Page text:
Steps 1 and 2 must be
Figure out the premises
and conclusion. Put the argument in standard form: list the premises,
then the conclusion. State any relevant unstated premises.
Check CLARITY: Make sure
you know what all the statements mean.
- Any objectionable
- Any ambiguity
- Any problems
separating cognitive from emotive content?
- Any unfair
- Any problems
distinguishing collective and distributive usage?
Steps 3 and 4 may be done only after you have done steps
1 and 2. You can do step 4 before step 3 if you prefer.
Check LOGIC: Make sure
the premises support the conclusion. If the argument is deductive -- i.e.,
the arguer is claiming the conclusion must be true if the premises are true
-- make sure the arguer is right (i.e., make sure the conclusion really must
be true if the premises are true). If the argument is inductive -- i.e., if the
arguer is claiming that the conclusion is likely if the premises are true --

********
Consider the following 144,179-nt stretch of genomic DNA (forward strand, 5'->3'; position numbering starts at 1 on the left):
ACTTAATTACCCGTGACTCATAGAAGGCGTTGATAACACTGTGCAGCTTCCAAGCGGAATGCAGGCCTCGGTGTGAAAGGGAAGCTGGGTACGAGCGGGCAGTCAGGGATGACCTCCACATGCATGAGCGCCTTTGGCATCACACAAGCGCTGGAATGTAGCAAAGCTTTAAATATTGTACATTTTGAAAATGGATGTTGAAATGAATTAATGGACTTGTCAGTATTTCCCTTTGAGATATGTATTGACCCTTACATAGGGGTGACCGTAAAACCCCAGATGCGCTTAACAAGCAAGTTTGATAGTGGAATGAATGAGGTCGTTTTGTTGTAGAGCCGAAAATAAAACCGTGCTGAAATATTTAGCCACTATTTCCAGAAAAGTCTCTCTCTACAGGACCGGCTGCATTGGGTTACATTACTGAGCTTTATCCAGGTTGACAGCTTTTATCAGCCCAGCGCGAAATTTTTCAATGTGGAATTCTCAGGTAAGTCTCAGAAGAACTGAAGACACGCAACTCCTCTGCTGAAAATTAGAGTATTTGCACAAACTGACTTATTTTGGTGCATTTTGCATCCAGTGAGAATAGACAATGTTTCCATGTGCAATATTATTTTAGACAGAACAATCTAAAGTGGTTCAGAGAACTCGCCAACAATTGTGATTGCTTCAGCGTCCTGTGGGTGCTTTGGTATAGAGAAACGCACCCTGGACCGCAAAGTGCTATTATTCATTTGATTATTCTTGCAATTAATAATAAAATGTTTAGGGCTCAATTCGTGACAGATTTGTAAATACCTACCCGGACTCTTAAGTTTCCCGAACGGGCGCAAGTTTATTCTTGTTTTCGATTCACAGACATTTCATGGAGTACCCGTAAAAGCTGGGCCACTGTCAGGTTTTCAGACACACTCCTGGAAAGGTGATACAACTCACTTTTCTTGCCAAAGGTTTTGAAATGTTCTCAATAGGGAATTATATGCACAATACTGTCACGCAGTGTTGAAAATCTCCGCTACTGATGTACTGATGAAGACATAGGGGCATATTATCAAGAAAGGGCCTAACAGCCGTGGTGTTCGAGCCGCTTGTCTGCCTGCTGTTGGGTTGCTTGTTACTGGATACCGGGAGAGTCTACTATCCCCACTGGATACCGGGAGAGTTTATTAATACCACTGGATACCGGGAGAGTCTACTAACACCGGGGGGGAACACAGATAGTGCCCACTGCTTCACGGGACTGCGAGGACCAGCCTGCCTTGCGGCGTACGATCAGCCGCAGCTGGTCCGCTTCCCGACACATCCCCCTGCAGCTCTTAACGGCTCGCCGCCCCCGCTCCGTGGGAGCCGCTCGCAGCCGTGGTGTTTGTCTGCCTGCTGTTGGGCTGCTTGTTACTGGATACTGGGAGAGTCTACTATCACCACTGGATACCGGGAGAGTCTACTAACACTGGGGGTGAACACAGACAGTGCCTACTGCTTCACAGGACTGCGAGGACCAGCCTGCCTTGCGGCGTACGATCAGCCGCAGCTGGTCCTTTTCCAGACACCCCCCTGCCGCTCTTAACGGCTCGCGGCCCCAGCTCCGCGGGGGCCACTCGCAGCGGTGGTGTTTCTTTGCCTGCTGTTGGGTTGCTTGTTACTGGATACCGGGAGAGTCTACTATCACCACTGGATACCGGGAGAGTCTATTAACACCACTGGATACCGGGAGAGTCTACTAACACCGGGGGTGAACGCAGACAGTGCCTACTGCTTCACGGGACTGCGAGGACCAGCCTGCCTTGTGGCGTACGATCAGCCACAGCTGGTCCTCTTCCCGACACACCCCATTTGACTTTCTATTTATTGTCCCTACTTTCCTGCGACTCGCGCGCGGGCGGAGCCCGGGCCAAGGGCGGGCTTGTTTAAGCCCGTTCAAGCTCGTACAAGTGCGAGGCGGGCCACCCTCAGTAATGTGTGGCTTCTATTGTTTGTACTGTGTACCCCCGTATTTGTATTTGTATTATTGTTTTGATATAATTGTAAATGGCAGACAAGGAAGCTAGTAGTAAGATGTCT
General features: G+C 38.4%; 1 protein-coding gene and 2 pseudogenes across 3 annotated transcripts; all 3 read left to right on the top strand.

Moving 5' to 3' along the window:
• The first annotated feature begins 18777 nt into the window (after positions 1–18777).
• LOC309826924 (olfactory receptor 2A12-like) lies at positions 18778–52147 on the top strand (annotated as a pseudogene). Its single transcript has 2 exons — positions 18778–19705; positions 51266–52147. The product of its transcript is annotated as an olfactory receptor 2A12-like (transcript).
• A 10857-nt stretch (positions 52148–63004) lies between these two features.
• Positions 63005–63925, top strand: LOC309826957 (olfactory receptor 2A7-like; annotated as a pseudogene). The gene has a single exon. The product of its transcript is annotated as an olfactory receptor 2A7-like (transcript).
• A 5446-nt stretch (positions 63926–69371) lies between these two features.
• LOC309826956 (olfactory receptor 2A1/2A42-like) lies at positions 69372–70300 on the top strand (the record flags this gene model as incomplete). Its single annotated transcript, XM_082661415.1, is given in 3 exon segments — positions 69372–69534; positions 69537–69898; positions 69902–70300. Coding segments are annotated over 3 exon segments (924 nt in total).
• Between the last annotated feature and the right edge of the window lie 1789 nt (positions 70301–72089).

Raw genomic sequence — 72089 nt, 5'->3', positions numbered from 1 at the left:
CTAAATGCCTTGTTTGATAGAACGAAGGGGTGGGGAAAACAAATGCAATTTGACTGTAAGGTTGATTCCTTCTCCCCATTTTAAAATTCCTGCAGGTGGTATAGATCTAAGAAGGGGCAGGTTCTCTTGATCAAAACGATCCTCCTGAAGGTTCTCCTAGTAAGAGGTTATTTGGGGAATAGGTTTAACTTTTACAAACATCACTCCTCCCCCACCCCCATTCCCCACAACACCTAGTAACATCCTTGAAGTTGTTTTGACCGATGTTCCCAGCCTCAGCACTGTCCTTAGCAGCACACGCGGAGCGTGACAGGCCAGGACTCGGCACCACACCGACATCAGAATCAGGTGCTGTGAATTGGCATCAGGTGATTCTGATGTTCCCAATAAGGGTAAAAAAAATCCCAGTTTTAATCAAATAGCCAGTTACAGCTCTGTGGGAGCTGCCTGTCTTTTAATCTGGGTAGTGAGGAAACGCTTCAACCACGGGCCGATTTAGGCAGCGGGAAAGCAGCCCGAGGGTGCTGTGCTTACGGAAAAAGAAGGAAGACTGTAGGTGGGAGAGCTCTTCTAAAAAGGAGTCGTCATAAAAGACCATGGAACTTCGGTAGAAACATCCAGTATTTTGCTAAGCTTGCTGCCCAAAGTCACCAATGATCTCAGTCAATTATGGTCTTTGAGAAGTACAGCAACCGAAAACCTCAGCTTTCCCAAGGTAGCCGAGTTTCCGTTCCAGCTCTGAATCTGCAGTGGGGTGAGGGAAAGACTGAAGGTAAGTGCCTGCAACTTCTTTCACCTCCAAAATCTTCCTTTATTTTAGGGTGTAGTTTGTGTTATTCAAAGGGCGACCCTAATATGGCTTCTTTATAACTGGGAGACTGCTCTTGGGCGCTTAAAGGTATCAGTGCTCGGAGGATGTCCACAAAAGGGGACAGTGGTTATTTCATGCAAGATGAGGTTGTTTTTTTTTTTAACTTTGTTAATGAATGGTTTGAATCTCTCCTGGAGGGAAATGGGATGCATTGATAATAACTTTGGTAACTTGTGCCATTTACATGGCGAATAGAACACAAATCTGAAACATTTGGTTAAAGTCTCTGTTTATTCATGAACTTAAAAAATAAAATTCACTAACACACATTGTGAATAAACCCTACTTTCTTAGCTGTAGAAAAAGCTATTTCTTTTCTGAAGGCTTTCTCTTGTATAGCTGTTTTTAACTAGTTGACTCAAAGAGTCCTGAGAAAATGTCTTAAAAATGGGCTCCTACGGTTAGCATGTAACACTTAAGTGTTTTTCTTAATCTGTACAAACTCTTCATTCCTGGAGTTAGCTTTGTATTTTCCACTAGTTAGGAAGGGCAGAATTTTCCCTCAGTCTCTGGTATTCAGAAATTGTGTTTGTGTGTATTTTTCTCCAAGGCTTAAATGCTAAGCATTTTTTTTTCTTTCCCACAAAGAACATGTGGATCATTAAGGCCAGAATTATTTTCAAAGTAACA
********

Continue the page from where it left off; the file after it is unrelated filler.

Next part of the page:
then make sure the arguer is correct (make sure the conclusion really is likely
if the premises are true). See “What is Bad Logic?”
- Any formal
- Any informal
NOTE: complex deductive
require formal techniques of symbolic logic to establish their validity or invalidity;
i.e., assessing their validity or invalidity is beyond the scope of “critical
thinking” classes. However, you can diagnose the validity or invalidity of a
large number of common ordinary-language arguments with the methods described
in “critical thinking” classes in Philosophy departments.
Check FACTS: Make sure the premises are all true or
- Any false or
- Any relevant
If an argument is clear,
omits no significant information, has good logic (no formal or informal fallacies),
and all true premises, then the argument is likely most excellent! Reasonable
people should accept its conclusion.